Without the right talent and experience in executing and validating models, businesses will often overpromise and under-deliver, decreasing the company’s credibility – especially when it comes to important areas like healthcare and financial services. For example, many variables may be selected for use in a predictive analytics model, but if even a portion of the data is unreliable, the resulting model will be incorrect. Machines do not understand how the company and clients make money, so when providing analytics on their own without guidance from data scientists, the results will be inaccurate. These inaccurate models substantially increase the risk of delivering faulty advertising, missing out on opportunities, and negatively impacting ROI, damaging business or marketing department reputations.
Build a Diverse Data Science Team
Now that it’s a little clearer how machines and humans work together, how do you build a strong data science team? Some people say Ph.Ds. are required, but that’s not necessarily the case. While it’s extremely helpful to have individuals with data science-related education in your organization, diversity and understanding of the overall business model are key ingredients to a strong data science team.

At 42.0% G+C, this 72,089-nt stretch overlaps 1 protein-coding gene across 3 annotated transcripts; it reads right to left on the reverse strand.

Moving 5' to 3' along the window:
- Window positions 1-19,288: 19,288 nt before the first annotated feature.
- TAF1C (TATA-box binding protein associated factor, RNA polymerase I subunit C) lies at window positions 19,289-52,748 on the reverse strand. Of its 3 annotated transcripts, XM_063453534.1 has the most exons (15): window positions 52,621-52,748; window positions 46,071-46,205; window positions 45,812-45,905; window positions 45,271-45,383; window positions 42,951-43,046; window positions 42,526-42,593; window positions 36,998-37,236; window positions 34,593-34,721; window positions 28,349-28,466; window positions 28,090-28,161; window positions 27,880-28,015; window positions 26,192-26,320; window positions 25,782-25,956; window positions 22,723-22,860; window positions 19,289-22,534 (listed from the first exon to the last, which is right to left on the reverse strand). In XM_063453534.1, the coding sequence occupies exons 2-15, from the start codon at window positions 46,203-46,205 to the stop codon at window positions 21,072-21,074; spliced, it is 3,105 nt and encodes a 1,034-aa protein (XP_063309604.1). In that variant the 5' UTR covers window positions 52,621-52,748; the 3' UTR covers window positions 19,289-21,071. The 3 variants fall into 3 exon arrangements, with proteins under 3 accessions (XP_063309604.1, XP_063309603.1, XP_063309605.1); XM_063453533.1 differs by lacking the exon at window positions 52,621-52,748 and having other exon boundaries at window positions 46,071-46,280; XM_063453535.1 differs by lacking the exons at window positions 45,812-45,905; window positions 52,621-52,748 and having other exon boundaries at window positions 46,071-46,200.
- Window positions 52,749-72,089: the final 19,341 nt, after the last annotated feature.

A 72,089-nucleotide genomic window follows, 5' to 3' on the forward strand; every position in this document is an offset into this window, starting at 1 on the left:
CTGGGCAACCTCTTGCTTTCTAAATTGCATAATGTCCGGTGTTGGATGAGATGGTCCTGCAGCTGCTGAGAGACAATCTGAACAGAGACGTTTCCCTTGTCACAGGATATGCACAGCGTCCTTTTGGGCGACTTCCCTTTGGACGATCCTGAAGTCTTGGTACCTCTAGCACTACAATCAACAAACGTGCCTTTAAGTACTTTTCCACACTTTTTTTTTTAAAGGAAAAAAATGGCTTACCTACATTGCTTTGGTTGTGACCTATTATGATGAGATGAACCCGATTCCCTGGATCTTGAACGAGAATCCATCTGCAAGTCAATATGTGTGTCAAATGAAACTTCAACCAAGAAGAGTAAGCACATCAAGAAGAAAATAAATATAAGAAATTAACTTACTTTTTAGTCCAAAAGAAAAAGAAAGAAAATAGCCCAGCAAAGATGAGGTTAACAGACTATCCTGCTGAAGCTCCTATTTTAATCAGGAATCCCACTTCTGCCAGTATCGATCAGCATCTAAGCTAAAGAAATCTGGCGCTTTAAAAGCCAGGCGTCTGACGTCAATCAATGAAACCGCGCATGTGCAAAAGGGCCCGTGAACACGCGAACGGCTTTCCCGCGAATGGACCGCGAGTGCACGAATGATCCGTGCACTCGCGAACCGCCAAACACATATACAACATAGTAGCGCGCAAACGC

Candidates from an array of backgrounds – financial services, healthcare, microbiology, and even the arts – will bring unique skillsets and perspectives to the analytics process, allowing institutions to identify patterns, trends, and outliers through various lenses. When building your data science team, look for people who have a high level of creativity and demonstrate intellectual curiosity. Ideal candidates should have a mind like a detective – snooping through data to find bread crumbs and artifacts that will lead to analytic and industry breakthroughs.
The marriage of tools and talent is a perfect match – and the courtship starts with a strong data scientist. If candidates don’t understand how the company and its clients make money, they will not be successful in their role. Without this knowledge, even businesses armed with the best tools and the richest data cannot build and execute an effective analytics program.
Keith Weitz is the Vice President of Data Strategy and Analytics at Segmint, where he is focused on predictive analytics, ETL, and data structure. Keith is a seasoned analytics innovator with more than 16 years of experience in the financial services and insurance industries.
Keith joined Segmint from KeyBank, where he directed a team of scientists responsible for analysis and statistical modeling for digital marketing of consumer and commercial products. Prior to his tenure with KeyBank, Keith held roles with several top 20 U.S. banks as an analytics executive, managing teams responsible for credit risk, marketing, and forecasting of consumer and commercial banking portfolios. Throughout his career, Keith also has served on Analytic Advisory Boards for major U.S. credit bureaus.
Keith holds a Bachelor of Science in Mathematics and Computer Science from Roosevelt University, and completed graduate studies in Statistics and Predictive Analytics at Western Michigan University and Northwestern University.